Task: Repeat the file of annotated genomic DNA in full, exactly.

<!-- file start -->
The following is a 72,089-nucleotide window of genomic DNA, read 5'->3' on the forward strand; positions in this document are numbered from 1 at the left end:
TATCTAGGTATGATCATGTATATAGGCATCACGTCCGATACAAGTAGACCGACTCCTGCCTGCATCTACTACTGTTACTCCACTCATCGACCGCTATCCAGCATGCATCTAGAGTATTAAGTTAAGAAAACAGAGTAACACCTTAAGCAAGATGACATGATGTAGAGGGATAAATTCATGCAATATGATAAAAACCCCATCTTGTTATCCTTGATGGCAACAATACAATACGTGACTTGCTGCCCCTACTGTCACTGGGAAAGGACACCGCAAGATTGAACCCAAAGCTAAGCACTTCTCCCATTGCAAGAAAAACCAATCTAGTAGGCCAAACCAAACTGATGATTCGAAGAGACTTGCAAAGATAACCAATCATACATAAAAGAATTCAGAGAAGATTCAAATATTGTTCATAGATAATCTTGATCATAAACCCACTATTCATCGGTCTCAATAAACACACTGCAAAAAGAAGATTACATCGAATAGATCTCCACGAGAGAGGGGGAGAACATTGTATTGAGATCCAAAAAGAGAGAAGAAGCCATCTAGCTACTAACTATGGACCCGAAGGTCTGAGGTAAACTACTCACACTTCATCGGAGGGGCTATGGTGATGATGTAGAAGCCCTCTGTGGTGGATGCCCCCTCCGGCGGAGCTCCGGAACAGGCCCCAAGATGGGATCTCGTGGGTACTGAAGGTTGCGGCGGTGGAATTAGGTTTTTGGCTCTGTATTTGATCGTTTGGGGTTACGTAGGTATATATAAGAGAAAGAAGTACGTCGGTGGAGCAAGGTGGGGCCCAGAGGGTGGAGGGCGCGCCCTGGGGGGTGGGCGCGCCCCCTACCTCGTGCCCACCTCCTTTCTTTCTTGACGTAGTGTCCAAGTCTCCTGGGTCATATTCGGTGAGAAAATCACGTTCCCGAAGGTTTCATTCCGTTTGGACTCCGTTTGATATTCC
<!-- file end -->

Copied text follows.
The following is a 72,089-nucleotide window of genomic DNA, read 5'->3' on the forward strand; positions in this document are numbered from 1 at the left end:
TATCTAGGTATGATCATGTATATAGGCATCACGTCCGATACAAGTAGACCGACTCCTGCCTGCATCTACTACTGTTACTCCACTCATCGACCGCTATCCAGCATGCATCTAGAGTATTAAGTTAAGAAAACAGAGTAACACCTTAAGCAAGATGACATGATGTAGAGGGATAAATTCATGCAATATGATAAAAACCCCATCTTGTTATCCTTGATGGCAACAATACAATACGTGACTTGCTGCCCCTACTGTCACTGGGAAAGGACACCGCAAGATTGAACCCAAAGCTAAGCACTTCTCCCATTGCAAGAAAAACCAATCTAGTAGGCCAAACCAAACTGATGATTCGAAGAGACTTGCAAAGATAACCAATCATACATAAAAGAATTCAGAGAAGATTCAAATATTGTTCATAGATAATCTTGATCATAAACCCACTATTCATCGGTCTCAATAAACACACTGCAAAAAGAAGATTACATCGAATAGATCTCCACGAGAGAGGGGGAGAACATTGTATTGAGATCCAAAAAGAGAGAAGAAGCCATCTAGCTACTAACTATGGACCCGAAGGTCTGAGGTAAACTACTCACACTTCATCGGAGGGGCTATGGTGATGATGTAGAAGCCCTCTGTGGTGGATGCCCCCTCCGGCGGAGCTCCGGAACAGGCCCCAAGATGGGATCTCGTGGGTACTGAAGGTTGCGGCGGTGGAATTAGGTTTTTGGCTCTGTATTTGATCGTTTGGGGTTACGTAGGTATATATAAGAGAAAGAAGTACGTCGGTGGAGCAAGGTGGGGCCCAGAGGGTGGAGGGCGCGCCCTGGGGGGTGGGCGCGCCCCCTACCTCGTGCCCACCTCCTTTCTTTCTTGACGTAGTGTCCAAGTCTCCTGGGTCATATTCGGTGAGAAAATCACGTTCCCGAAGGTTTCATTCCGTTTGGACTCCGTTTGATATTCC